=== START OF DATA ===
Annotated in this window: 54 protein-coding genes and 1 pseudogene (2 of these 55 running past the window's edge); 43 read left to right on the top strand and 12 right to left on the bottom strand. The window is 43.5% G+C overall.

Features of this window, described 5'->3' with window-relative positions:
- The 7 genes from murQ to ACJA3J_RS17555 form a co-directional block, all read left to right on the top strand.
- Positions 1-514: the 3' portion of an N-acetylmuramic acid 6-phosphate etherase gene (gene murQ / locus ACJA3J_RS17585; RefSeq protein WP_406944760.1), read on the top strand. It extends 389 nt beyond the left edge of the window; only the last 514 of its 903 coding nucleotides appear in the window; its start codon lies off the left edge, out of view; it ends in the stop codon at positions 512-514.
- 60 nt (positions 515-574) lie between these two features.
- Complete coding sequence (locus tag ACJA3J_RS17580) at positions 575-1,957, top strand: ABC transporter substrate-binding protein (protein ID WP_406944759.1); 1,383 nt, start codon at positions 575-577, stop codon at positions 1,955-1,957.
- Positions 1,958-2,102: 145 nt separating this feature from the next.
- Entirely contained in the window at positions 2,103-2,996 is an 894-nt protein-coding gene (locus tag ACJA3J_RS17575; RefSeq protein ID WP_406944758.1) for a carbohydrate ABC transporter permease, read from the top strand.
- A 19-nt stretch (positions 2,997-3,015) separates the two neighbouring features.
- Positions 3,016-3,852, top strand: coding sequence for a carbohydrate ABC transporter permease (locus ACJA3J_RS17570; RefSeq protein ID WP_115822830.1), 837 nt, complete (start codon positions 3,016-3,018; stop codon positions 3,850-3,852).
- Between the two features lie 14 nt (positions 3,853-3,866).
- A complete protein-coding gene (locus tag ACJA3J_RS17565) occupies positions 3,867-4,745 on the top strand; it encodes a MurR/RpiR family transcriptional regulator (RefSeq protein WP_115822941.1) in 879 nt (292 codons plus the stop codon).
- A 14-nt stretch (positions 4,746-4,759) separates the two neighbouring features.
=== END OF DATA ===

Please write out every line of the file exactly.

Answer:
Annotated in this window: 54 protein-coding genes and 1 pseudogene (2 of these 55 running past the window's edge); 43 read left to right on the top strand and 12 right to left on the bottom strand. The window is 43.5% G+C overall.

Features of this window, described 5'->3' with window-relative positions:
- The 7 genes from murQ to ACJA3J_RS17555 form a co-directional block, all read left to right on the top strand.
- Positions 1-514: the 3' portion of an N-acetylmuramic acid 6-phosphate etherase gene (gene murQ / locus ACJA3J_RS17585; RefSeq protein WP_406944760.1), read on the top strand. It extends 389 nt beyond the left edge of the window; only the last 514 of its 903 coding nucleotides appear in the window; its start codon lies off the left edge, out of view; it ends in the stop codon at positions 512-514.
- 60 nt (positions 515-574) lie between these two features.
- Complete coding sequence (locus tag ACJA3J_RS17580) at positions 575-1,957, top strand: ABC transporter substrate-binding protein (protein ID WP_406944759.1); 1,383 nt, start codon at positions 575-577, stop codon at positions 1,955-1,957.
- Positions 1,958-2,102: 145 nt separating this feature from the next.
- Entirely contained in the window at positions 2,103-2,996 is an 894-nt protein-coding gene (locus tag ACJA3J_RS17575; RefSeq protein ID WP_406944758.1) for a carbohydrate ABC transporter permease, read from the top strand.
- A 19-nt stretch (positions 2,997-3,015) separates the two neighbouring features.
- Positions 3,016-3,852, top strand: coding sequence for a carbohydrate ABC transporter permease (locus ACJA3J_RS17570; RefSeq protein ID WP_115822830.1), 837 nt, complete (start codon positions 3,016-3,018; stop codon positions 3,850-3,852).
- Between the two features lie 14 nt (positions 3,853-3,866).
- A complete protein-coding gene (locus tag ACJA3J_RS17565) occupies positions 3,867-4,745 on the top strand; it encodes a MurR/RpiR family transcriptional regulator (RefSeq protein WP_115822941.1) in 879 nt (292 codons plus the stop codon).
- A 14-nt stretch (positions 4,746-4,759) separates the two neighbouring features.